5 best-kept secrets of Chilean Patagonia

May 15, 2018 in Travel Activities

 5 best-kept secrets of Chilean Patagonia

In a trip, locals will always be the best source of information for travelers.

And Chilean Patagonia is not the exception.

Tourists often move around the main tourist attraction, often overlooking places that are very interesting, although unknown.

If you like to know the B-side of the destinations you visit, and you don't want to do what the rest of the tourists does, here are some of the best-kept secrets of Chilean Patagonia for you to discover.

 

1-Monte Verde

It is a place that you probably won't find in any guidebook because it doesn’t have the necessary infrastructure to receive visitors. Even more, very few people know about this site since its discovery 40 years ago.

Monte Verde is approximately 30 kilometers southwest of the city of Puerto Montt. It could be the oldest archaeological site in America, where archaeologists discovered objects that are more than 14,000 years old.

American anthropologist and archaeologist Tom Dillehay made the discovery along with a group of Chilean scientists from Universidad Austral in 1977.

There, they found hunting objects, architectural elements, animal bones, fire remains and even some human footprints.

The finding, however, causes significant controversy until today because several researchers question its validity. The reason is that the discovery of Monte Verde forfeits the most accepted theory so far about human settlement of the American continent.

Before Monte Verde, there was a consensus in the scientific community about the first inhabitants in the continent: the Clovis. This group inhabited what is now the state of New Mexico (United States), and its origins can be traced back to 11,200 years ago.

Currently, the site of Monte Verde is managed privately, so you need to coordinate visits beforehand.

 

2- Sofia Lagoon

Where do locals from Puerto Natales spend their summer? Probably they do not want many tourists to know where they find a bit of peace during high season.

Sofia Lagoon is 30 kilometers north of the city, between the Señoret mountain range and the Benitez hill.

There, local practice sports, fishing or dive into the cold turquoise waters of the lagoon. And when winter comes, they to this area to go hiking to get the best view of the place and the condors that live there.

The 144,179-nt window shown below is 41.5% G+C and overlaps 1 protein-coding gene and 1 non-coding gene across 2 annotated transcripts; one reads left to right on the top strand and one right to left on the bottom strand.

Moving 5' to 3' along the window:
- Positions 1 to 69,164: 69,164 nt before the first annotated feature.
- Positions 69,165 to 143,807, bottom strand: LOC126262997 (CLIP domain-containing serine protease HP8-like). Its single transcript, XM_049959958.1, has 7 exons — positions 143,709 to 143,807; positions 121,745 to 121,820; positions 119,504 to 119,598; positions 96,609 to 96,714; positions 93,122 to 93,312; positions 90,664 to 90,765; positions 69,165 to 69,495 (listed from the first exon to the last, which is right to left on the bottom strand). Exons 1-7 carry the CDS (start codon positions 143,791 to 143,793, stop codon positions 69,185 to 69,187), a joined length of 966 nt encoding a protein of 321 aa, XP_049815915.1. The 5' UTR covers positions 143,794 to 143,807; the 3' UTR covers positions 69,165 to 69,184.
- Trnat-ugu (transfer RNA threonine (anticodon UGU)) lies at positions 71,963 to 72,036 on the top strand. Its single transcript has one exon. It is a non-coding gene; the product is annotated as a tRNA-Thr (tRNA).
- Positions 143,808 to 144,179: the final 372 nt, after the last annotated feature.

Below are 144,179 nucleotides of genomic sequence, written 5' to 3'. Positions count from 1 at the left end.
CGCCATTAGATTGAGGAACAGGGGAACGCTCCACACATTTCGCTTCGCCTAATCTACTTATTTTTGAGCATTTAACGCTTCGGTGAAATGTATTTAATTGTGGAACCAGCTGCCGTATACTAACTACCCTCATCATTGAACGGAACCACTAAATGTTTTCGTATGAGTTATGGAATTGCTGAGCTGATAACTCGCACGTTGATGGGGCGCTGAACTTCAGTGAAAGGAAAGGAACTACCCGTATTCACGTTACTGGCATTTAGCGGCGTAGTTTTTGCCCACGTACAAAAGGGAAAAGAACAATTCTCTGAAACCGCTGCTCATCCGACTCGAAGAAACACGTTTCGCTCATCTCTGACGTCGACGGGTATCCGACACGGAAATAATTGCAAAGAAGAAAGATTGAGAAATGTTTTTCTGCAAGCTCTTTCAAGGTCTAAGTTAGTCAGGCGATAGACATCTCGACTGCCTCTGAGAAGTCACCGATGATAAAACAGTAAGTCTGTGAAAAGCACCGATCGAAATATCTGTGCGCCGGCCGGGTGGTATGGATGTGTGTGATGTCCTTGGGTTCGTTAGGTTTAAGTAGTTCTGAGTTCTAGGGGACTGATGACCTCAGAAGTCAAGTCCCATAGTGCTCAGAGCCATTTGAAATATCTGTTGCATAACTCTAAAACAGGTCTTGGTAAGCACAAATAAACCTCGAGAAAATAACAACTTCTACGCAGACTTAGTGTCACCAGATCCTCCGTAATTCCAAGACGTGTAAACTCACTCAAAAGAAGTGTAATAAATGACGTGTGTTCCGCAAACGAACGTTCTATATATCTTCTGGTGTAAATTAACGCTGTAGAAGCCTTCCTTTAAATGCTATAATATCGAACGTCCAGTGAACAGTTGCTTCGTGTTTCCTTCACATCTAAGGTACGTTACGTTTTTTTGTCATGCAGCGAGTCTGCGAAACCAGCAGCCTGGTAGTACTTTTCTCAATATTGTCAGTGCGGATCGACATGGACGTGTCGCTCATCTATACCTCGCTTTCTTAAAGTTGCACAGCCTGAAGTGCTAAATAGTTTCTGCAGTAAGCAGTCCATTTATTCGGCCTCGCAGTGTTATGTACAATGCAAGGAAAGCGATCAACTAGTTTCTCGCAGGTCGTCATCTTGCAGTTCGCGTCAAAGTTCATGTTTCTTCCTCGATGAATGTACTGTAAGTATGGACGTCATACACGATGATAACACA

3-Curanto en hoyo

A classic dish in Chiloé island is the curanto in a pit.

This is a somewhat unique preparation: people make a hole in the ground and use hot stones, and steam to cook the food; seafood, meats, vegetables and potato preparations like the milcao (potato pancake) and chapalele (made of potatoes, flour, and water).

This technique takes some time. It’s almost a ritual. And it’s not an easy preparation; must be done in the open so only a few places offer this dish. What is more, a minimum of 5 people is required. This is the reason you’ll find that most restaurants cook the curanto in a pot, a simpler version.

For you to enjoy a delicious curanto in a pit go to the open kitchens in Dalcahue (25 kilometers north of the city of Castro), located inside a building shaped like a ship “floating” above the sea. There, you’ll find 20 eating open kitchens offering a wide array of hearty dishes.

Close to this food court is the Craft Fair of Dalcahue, where you will find miniatures of original Chiloe architecture like houses with wooden tiles and the churches.

 

4-Molino Machmar Arts Center

Only are few places are dedicated to the dissemination of the local culture in the city of Puerto Varas. One of them is the Molino Machmar Arts Center (CAMM).

Besides the art exhibitions, the place also stands out for its architecture; an old mill restored to house this Cultural Center.

Local musicians, artists exhibitions, and all sorts of workshops can be found here. It also hosts the only cinema in the city, where people go to watch films and documentaries.

 

5-Petroglyphs

On the road between Puerto Guadal and the town of Chile Chico, there is a place where you can see remarkable petroglyphs.

The site is not part of any official tour itinerary nor is it marked with signs, so you'll have to resort to the help of locals to locate it.

They are located just 10 meters from the road, in a cave that supposedly housed the original inhabitants of the island.

The road to get there has many curves and cliffs, although it offers some of the most beautiful views of the General Carrera Lake.

 

Conclusion

If you don’t conform with the standard tourism alternatives that travel agencies offer, make sure that you speak with the locals and ask for the best travel tips as soon as you get to Chilean Patagonia.

All cities and destinations in Patagonia have hidden secrets only known by its inhabitants. You could be one of the few lucky tourists to discover them.

And if you want to know more on how to tour Patagonia like a local, check out this blog.

Explore Patagonia by Ferry